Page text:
At any given time there are a smattering of article in the dead tree press, blogs, websites, and magazine outlets worthy of perusal by anyone with a healthy interest in what is said about what goes on in the world.
Collected here are a few items that I feel are worthy of comment (I'm going to have one post per article, 'cause it's easier that way).
Privacy and social networking are two key components of the zeitgeist of social debate in the first decade of the 21st century. Zoe Williams writes in The Guardian writes of teenagers and online exhibitionism:
"...trying to inculcate discretion at a time when everybody is seeking exposure is like teaching abstinence at a time when all they want to do is have sex. Never mind the rights and wrongs of it, it doesn't work..."
There is no doubt that adolescence is a time when children are emotionally crippled by their own biology until they emerge, as if from a crysalis, into the neurotic grab-bag of talents, proclivities, and questionable ethics that makes up what passes to be a fully-functioning adult and denizen of the 21st century (that's an awful sentence, on two levels, but I will keep it because I enjoyed writing it - damn it!). However. I don't think teenagers are necessarily stupid.
This brings us on to the next key point in Williams' article. Something that has already occurred to most journos and commentators is that all this rubbish that is stuck up on social networking websites will (theoretically) still be there in the year 2020, when yours truly might be thinking of running for election to political office.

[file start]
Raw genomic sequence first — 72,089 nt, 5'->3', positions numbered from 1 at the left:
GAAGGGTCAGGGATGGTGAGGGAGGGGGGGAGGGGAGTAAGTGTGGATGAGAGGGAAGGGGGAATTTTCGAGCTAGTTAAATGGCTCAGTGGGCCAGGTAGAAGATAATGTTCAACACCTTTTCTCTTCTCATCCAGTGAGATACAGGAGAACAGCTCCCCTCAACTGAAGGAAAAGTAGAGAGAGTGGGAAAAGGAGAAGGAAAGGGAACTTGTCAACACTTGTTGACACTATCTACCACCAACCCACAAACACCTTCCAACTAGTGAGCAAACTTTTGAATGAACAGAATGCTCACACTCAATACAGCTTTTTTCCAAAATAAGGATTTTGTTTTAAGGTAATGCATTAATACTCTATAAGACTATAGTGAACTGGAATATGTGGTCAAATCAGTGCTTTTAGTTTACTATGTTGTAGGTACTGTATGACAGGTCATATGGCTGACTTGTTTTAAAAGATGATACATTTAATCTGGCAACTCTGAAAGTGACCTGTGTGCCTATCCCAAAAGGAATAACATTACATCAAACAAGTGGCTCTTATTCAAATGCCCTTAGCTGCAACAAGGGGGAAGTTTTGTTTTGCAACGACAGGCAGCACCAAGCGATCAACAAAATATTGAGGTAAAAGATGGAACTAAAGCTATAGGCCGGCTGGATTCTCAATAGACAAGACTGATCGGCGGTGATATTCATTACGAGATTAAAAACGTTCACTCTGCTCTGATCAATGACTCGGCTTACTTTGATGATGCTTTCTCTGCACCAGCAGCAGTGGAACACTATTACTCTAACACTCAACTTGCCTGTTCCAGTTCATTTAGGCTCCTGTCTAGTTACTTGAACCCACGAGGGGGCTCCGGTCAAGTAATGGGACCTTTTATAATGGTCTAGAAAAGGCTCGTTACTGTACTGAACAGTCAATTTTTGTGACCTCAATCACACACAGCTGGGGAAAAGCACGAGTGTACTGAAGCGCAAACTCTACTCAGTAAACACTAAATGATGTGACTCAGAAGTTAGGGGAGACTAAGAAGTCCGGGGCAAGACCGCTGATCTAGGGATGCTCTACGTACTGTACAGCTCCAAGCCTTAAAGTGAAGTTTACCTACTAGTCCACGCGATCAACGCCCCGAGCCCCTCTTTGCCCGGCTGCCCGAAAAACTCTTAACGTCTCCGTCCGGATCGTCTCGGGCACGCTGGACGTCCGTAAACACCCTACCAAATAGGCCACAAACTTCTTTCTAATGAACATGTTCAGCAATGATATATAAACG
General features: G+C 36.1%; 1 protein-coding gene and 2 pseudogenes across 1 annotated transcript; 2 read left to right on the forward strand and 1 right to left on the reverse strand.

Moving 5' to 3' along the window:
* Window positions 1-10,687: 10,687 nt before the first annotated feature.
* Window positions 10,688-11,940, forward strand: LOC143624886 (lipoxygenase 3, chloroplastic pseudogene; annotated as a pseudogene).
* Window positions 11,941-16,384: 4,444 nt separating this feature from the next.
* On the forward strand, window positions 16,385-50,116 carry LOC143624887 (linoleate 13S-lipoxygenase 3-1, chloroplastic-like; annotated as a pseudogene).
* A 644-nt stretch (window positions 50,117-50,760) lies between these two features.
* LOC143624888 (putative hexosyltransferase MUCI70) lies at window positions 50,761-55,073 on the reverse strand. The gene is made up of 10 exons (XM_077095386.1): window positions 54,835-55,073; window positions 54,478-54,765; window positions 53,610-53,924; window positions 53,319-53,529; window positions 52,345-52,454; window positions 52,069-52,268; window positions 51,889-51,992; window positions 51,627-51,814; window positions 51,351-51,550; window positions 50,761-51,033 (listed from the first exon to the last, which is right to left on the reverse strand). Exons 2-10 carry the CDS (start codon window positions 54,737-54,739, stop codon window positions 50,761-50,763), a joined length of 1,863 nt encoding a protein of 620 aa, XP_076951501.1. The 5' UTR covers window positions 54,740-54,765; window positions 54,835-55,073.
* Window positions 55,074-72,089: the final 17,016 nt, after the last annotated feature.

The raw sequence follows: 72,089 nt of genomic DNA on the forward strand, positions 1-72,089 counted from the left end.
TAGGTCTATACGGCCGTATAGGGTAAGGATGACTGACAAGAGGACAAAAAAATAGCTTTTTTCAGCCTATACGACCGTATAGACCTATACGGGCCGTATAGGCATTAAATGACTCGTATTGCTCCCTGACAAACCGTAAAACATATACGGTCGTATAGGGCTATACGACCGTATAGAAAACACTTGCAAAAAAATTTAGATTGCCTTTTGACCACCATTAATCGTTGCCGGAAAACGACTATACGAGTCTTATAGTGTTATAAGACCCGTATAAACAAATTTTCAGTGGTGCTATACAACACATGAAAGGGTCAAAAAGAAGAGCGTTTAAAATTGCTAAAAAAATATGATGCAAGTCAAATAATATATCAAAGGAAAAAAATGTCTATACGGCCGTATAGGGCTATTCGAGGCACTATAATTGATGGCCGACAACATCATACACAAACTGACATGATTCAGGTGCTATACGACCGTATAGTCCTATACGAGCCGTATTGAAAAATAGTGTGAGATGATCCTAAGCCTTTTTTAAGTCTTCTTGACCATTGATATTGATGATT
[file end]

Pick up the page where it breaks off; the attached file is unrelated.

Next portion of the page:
What's to be done? Williams suggests:
"...that 15 years hence, people won't need to be protected from their past excesses, because the very fact that this is a universal impulse that social-networking sites merely cater to, will mean that tomorrow's politicians will all have as many skeletons in their closets as one another. In fact, if you don't have a YouTube video from when you were 16, dancing to Britney Spears's Toxic, then it'll be as much an impediment to your public approval rating as being single is today."
This point is well made. I will now smatter this blog with spelling mistakes and grammatical errors, safe in the knowledge that people will draw from this the conclusion that I am "genuine" and "honest about my mistakes."
However they could also conclude that I am too computer-illiterate to spellcheck my post!
[However if Ray Kurzweil is right, by 2020 the computers will have taken over in an event already being labelled as "the technological singularity" - if I'm capaigning on a pro-singularity ticket my spelling mistakes will be interpreted as an early and tacit recognition of the need to augment my feeble human intellect with a Mighty Processor. On the other hand if I'm going to campaign on an anti-singularity platform my PC-illiteracy will be seen as being evidence of my inherent suspicions of technology.]
The agony of indecision! I feel like the press is saying Gordon Brown must be feeling.
I don't owe the person who I will be anything. I would vote for him, but only after a close examination of the policies he supports on a variety of issues and the relative positions of his opponents.
In conclusion if, by 2020, we're still going on and on about politicians' personalities as if they mattered a gnat's shite then Dog help us, Dog help us all.
Brexit: the state capacity question
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